It’s 2013. My experience with Mental Health Awareness over the past year and a half has shown me a few things, which I feel are worth highlighting. This will not be pleasant for everyone reading, but this is important for everyone. That’s Mental Health in a nut-shell.
The first thing I can point out is obvious: many, if not most, people feel uncomfortable talking about Mental Health. Of these, a majority will struggle to address depression or suicide openly. In Ireland, and around the world, these topics are taboo, linked with harsh stigmas and stereotypes. The end result is a crushing silence, like a wave of black water crashing around the sufferers of mental illnesses; there is no hope to see nor kind word to hear for as long as people misunderstand and refuse to listen. There is no way out of the suffering.
Seem bleak? I’m only getting started.
It is common that people will debate the idea that any form of mental illness will affect them in any way. This includes through other people. As such, they believe knowing about it is of no use to them.
So let’s clarify: anyone can become subject to the effects of mental illness, and everyone has a responsibility to be open to learning about Mental Health. Why? Because anyone can be affected, and anyone could be needed. Anyone. Not just a doctor, or a priest, or a qualified professional. Anyone could find themselves having difficulty with someone who has had a month’s worth of bad days. Anyone could find themselves helpless to watch as someone threatens to take their own life. Literally anyone could find themselves in a situation that, if they don’t listen, if they aren’t willing to learn, they will not be able to manage.
Very few people know if they are depressed, if someone else is depressed, or why someone with depression might find the flippant use of the word ignorant and/or insulting. There is no way for anyone to understand, without experiencing depression themselves, except that the effects of depression are not short-term (i.e. a couple of days) or easy to express. There is a pain to the sadness that can be brought about by depression, by the anxiety that accompanies it, and by the desperation that clings to sufferers as they attempt to find a way out.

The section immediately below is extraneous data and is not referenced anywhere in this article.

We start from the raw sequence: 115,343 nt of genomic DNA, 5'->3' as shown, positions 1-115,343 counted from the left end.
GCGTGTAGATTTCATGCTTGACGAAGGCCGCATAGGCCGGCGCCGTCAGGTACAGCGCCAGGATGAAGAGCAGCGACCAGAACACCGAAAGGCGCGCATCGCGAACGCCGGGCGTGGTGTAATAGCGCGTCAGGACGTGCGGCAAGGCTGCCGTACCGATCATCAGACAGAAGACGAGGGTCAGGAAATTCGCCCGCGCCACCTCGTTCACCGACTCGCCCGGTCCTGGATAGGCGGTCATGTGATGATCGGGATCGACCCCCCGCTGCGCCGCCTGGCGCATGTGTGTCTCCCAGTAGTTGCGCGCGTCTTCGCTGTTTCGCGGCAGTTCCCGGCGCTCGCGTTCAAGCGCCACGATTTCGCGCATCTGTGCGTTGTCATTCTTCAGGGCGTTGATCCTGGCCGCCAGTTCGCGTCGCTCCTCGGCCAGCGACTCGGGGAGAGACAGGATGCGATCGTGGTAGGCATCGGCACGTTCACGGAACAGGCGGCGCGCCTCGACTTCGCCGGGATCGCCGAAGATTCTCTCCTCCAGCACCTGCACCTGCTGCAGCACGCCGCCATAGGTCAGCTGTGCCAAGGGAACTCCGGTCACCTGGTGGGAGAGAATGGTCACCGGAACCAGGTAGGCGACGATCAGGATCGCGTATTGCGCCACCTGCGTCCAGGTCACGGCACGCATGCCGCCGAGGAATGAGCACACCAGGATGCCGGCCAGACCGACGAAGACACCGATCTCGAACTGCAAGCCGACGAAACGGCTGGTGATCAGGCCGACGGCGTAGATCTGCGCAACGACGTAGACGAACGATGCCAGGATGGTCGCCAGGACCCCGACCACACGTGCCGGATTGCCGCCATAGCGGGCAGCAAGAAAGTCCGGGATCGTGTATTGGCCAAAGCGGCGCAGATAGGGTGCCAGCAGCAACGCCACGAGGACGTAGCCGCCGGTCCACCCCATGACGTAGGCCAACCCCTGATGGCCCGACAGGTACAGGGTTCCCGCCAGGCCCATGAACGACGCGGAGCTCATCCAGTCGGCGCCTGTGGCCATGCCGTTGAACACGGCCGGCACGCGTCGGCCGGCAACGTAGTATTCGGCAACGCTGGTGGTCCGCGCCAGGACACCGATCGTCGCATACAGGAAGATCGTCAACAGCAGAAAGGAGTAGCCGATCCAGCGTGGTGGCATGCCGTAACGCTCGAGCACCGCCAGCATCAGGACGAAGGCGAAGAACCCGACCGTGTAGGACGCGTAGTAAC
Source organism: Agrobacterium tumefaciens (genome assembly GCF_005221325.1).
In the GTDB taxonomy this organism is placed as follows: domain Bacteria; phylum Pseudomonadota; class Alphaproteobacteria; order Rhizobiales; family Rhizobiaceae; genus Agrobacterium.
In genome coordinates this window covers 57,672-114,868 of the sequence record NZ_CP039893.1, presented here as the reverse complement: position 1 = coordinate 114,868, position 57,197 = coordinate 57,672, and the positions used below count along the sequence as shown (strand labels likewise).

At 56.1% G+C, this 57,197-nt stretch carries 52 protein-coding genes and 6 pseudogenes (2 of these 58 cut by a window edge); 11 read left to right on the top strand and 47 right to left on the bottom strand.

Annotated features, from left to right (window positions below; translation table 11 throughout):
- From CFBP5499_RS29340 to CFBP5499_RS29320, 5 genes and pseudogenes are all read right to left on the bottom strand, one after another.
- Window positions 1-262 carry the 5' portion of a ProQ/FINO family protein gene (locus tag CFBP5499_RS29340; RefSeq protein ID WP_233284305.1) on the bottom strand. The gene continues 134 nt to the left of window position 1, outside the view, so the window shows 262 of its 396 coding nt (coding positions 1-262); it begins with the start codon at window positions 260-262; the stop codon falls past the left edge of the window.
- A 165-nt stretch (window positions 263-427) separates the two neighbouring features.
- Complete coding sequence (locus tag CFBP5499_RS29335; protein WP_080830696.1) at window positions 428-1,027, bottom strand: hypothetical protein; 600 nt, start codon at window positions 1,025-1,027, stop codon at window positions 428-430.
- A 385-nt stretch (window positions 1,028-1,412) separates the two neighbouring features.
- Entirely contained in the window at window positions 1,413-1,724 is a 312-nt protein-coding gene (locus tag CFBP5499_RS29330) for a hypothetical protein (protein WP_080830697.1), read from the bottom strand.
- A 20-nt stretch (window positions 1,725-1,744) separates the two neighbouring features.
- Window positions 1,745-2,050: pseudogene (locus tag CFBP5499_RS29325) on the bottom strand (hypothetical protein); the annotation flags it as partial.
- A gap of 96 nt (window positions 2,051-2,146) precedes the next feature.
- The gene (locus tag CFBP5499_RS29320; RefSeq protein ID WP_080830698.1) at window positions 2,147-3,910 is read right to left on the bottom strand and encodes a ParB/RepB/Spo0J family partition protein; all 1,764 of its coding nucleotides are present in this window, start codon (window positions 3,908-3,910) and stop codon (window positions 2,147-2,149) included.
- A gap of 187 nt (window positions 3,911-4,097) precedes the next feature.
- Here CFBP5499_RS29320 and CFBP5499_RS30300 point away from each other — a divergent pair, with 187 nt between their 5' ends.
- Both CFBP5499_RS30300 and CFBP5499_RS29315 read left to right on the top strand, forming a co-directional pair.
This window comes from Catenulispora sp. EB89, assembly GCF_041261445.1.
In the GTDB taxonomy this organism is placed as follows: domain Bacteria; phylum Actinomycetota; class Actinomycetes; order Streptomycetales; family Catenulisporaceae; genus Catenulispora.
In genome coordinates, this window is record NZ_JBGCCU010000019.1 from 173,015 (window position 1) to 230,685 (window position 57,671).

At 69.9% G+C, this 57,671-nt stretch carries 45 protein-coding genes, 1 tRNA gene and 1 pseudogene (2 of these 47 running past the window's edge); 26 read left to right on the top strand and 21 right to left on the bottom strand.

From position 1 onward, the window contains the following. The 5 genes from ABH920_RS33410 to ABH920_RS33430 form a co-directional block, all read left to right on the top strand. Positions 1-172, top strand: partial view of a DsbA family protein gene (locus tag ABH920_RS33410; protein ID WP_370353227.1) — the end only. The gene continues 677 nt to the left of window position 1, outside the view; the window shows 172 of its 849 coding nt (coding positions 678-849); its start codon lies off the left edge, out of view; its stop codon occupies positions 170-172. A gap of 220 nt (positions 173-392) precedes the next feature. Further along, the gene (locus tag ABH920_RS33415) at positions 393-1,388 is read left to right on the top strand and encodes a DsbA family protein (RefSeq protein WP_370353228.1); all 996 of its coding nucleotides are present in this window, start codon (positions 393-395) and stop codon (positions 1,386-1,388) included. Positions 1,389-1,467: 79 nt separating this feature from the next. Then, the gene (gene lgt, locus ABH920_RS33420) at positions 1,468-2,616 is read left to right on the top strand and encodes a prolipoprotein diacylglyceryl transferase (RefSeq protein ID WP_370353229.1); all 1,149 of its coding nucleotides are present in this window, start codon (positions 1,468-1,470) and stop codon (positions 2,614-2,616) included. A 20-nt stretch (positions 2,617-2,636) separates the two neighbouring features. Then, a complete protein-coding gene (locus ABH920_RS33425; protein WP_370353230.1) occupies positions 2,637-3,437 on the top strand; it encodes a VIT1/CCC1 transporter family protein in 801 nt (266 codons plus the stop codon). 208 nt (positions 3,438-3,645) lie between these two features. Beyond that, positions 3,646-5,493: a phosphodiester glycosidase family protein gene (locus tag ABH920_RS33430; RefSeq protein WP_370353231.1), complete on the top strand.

Worse still, there are many who don’t know any other way out of the suffering by suicide. This becomes even more problematic the stronger the stigma attached to suicide is in any given society. How does someone talk about thoughts of suicide in a society that will not listen and does not understand? The simple answer: they don’t, because they can’t. Have you ever wondered by the rates of suicide are so high?
What do you say to someone who is feeling suicidal? There aren’t many people who know that to say, how to respond, what to do, or how to temper their reactions. Yes, shock is allowed. Disgust should be reserved. Anger should be avoided completely. Pity is acceptable, if it comes with a willingness to listen, and without patronisation. The whole scope of human emotion makes this a complication subject. There aren’t many who know what to do when faced with thoughts of suicide in another person.
And finally, for now, there appears to be a gap in the knowledge about the actual existence of Mental Health. During a talk on awareness, I was asked a simple but significant question, ‘What is Mental Health?’
I’m not a doctor. I’m not a counsellor. But I have studied, and continue to study, in these areas. I care. And this year, I want to make a difference in this area. Consider this the first public announcement of a project that could very well change my life forever. More importantly, it could save someone else’s.
There’s still a lot of work to be done, to make sure everything is ready to launch later in the year. In the meantime, the first step comes down to you: talk about Mental Health.